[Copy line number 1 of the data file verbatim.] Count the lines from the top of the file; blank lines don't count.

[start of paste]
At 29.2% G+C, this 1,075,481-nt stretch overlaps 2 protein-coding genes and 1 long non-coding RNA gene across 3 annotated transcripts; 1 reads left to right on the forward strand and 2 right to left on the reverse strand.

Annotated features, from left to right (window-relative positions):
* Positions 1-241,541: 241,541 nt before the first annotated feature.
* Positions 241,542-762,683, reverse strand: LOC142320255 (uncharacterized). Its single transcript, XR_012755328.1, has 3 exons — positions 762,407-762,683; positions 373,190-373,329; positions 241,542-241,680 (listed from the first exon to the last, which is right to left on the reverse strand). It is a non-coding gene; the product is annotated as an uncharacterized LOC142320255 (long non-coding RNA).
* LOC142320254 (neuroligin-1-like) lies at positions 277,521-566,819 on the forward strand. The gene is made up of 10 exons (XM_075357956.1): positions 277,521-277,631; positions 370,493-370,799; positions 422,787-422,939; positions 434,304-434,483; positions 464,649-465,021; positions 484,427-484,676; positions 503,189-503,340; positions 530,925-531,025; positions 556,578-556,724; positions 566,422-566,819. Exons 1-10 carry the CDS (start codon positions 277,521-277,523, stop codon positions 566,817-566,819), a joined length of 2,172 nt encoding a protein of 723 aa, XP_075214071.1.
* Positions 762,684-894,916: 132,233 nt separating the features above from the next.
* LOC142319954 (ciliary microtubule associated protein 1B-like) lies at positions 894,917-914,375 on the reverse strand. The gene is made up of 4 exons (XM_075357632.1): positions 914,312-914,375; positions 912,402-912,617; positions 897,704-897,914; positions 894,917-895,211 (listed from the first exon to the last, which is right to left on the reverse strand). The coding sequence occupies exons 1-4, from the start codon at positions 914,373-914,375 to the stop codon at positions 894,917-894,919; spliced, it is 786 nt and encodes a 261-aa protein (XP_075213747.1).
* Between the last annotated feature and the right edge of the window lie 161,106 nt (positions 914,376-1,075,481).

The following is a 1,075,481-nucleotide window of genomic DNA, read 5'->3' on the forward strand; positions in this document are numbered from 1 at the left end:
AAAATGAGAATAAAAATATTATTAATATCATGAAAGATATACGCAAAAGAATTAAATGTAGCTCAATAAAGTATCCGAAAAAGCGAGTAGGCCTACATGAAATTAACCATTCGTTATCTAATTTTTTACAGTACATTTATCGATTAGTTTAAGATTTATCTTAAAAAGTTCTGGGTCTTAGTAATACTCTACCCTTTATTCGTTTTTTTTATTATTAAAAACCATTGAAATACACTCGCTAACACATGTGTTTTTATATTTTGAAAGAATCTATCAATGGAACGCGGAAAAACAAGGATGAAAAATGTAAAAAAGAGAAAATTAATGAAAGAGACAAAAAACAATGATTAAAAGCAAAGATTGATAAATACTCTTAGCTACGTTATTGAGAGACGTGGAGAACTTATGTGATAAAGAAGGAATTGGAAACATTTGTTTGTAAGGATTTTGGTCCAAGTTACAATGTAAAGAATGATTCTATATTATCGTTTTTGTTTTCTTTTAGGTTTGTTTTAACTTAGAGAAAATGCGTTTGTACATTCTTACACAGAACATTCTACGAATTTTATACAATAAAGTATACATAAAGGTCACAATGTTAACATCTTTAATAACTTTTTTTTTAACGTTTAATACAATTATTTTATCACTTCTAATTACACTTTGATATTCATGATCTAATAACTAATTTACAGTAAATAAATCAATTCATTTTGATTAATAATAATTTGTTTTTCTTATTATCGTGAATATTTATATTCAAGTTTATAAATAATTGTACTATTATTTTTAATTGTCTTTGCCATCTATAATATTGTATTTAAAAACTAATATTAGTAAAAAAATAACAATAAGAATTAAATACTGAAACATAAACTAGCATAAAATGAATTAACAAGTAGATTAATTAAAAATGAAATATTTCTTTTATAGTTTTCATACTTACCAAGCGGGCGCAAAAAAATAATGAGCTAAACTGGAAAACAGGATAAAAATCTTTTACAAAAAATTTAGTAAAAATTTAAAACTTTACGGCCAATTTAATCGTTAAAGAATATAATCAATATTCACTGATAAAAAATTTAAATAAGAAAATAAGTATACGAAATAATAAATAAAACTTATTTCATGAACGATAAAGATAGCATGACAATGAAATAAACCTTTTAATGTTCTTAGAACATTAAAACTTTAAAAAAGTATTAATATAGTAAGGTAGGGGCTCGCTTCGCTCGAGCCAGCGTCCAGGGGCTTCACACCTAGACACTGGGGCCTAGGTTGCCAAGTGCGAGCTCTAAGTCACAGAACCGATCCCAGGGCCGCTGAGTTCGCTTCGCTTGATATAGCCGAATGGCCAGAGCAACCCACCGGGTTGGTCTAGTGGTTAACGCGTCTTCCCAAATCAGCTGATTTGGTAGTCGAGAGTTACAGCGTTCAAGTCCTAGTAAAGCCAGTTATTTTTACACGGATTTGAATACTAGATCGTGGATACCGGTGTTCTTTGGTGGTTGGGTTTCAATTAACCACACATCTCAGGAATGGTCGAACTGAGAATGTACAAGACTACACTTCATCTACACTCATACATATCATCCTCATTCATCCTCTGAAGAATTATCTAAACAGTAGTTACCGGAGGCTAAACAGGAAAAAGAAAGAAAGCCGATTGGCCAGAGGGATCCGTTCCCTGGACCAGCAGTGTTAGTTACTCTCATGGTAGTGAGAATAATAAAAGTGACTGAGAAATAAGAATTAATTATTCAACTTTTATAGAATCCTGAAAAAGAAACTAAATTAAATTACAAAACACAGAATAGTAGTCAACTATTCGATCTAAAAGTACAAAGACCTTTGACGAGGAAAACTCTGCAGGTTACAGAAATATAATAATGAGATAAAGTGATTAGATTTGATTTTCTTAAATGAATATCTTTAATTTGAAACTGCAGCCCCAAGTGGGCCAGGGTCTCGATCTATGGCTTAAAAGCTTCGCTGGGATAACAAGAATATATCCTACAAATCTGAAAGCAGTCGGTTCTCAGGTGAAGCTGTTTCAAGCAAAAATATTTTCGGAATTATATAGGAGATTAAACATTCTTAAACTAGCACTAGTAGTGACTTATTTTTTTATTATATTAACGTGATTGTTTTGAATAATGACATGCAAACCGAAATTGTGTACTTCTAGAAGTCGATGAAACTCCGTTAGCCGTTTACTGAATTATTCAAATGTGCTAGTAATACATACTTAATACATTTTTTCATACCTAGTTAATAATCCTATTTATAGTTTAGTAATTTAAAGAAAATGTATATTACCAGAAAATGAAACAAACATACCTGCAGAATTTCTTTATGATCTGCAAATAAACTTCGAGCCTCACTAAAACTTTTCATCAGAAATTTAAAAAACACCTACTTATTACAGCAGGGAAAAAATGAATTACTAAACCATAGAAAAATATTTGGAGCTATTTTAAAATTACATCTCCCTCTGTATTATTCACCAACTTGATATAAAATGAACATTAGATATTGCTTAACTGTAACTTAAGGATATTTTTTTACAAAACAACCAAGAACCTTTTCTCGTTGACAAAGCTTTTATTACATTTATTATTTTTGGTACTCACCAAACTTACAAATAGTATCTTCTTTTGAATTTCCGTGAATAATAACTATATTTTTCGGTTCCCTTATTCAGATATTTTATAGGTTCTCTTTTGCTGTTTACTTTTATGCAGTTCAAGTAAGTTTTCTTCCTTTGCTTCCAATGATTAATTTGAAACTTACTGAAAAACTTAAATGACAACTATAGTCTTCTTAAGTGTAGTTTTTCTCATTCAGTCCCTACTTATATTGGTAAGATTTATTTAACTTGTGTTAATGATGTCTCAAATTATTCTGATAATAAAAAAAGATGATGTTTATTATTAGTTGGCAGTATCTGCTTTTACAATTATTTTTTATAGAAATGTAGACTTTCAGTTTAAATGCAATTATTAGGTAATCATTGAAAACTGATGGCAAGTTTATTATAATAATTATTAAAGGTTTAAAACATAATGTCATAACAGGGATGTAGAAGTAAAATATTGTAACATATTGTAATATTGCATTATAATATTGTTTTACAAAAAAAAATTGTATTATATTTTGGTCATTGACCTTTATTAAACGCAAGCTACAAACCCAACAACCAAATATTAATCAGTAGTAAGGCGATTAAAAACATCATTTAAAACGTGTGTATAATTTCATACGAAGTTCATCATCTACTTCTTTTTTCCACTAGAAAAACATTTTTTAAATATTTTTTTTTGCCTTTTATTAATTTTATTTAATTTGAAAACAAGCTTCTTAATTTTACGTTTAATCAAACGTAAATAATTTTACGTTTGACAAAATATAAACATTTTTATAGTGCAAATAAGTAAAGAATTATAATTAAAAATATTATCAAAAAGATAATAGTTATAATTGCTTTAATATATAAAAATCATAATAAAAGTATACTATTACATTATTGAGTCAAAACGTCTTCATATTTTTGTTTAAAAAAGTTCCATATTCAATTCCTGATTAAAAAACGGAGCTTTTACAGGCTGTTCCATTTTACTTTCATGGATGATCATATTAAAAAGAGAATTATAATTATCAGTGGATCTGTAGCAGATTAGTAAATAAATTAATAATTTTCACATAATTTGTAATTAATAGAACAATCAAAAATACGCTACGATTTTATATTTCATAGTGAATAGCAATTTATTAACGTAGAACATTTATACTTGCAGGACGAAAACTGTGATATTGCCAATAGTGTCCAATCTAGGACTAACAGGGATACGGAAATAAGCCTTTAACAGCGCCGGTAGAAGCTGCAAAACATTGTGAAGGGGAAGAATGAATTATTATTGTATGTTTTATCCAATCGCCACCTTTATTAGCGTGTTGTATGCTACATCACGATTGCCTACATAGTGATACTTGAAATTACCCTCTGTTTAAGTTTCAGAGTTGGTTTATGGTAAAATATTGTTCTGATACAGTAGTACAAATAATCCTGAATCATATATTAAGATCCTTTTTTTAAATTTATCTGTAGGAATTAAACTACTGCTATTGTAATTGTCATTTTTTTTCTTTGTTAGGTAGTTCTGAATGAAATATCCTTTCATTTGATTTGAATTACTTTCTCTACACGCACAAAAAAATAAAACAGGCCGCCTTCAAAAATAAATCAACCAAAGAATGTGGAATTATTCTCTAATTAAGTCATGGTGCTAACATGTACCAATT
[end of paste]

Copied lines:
At 29.2% G+C, this 1,075,481-nt stretch overlaps 2 protein-coding genes and 1 long non-coding RNA gene across 3 annotated transcripts; 1 reads left to right on the forward strand and 2 right to left on the reverse strand.